Many weddings these days have become productions “stretched over months or even years, beginning with engagement parties, followed by bridal showers, bachelor/bachelorette weekends, ladies luncheons, golf tournaments, welcome parties and rehearsal dinners,” writes Ellen McCarthy of The Washington Post.
McCarthy has hit on something. A lot of people are suffering from wedding weariness. It’s not that people don’t want to share in their friend’s or family member’s special day. It’s not even that they don’t want to give the couple a nice gift. It’s just that they – and I -- take exception with the many events and the multiple obligatory gifts that are expected to be showered on the engaged couple.
“When you become a bridesmaid or any part of the wedding, people think it’s an honor — but you quickly realize that it’s not,” McCarthy quotes one four-time bridesmaid. “There’s a lot of work involved that’s not really divulged when you get into it.”
One Washington area wedding planner said her stepson married a woman whose own mother is also a wedding planner. There were two engagement parties, four wedding showers, separate bachelorette and bachelor parties, a family rehearsal dinner and a meet-and-greet for all the guests.
Really? Four showers? What’s the reason for all this excess, you might ask? At least I ask that all the time.
I believe it comes from a sense of entitlement. Here are some things we – the invited – often hear:
— This is my day.
— This is our day.
— I’ve been dreaming of this wedding since I was 6-years-old.
— You have to do what I (we) want because this is all about me (us), not you.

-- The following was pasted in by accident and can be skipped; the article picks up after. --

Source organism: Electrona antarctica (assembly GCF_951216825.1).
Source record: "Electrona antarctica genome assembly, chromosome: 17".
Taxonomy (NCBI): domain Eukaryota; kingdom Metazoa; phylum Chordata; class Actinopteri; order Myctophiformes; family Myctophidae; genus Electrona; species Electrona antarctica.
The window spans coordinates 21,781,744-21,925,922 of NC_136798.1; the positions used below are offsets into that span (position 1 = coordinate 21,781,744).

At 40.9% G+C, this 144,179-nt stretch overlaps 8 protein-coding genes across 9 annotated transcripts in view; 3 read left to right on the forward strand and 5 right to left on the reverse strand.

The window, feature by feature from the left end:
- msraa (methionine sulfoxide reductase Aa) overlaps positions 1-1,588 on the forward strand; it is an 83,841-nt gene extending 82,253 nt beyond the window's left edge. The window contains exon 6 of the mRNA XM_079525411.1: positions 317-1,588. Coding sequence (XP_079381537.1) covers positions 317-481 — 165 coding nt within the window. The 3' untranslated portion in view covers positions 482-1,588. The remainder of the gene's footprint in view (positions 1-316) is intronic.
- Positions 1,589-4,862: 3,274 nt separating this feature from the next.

I thought the day was about sharing your commitment with others.
Judith Martin, the Washington Post columnist better known as Miss Manners, and her daughter co-wrote “Miss Manners’ Guide to a Surprisingly Dignified Wedding.” As McCarthy points out, the two women argue that it’s time to stop the madness. They think engagement parties are a farce, shower gifts should be simple tokens rather than $400 toasters and wedding registries should be abandoned.
I agree, but how can it be stopped?
What do you think? The Color of Money Question of the Week: Are engagement parties, shower gifts and registries too much? Send your response to email@example.com. Be sure to include your full name, city and state. Put “Wedding Weariness” in the subject line.
The Bridesmaid Chronicles
Over the years Washington Post columnist Carolyn Hax has received a fair share of letters from bridesmaids expressing their frustration dealing with a bridezillas and/or the costs of participating in a wedding.
Recently, Hax did a roundup of the advice she’s given over the past 15 years to bridesmaids. The letters aren’t all about the financial end of committing to be in a wedding but should be a lesson for all when asking someone to spend their time and money celebrating your big day. It’s also important to respect a couple’s budget. In one letter, a bridesmaid was upset because she couldn’t invite someone to the wedding to be her plus one.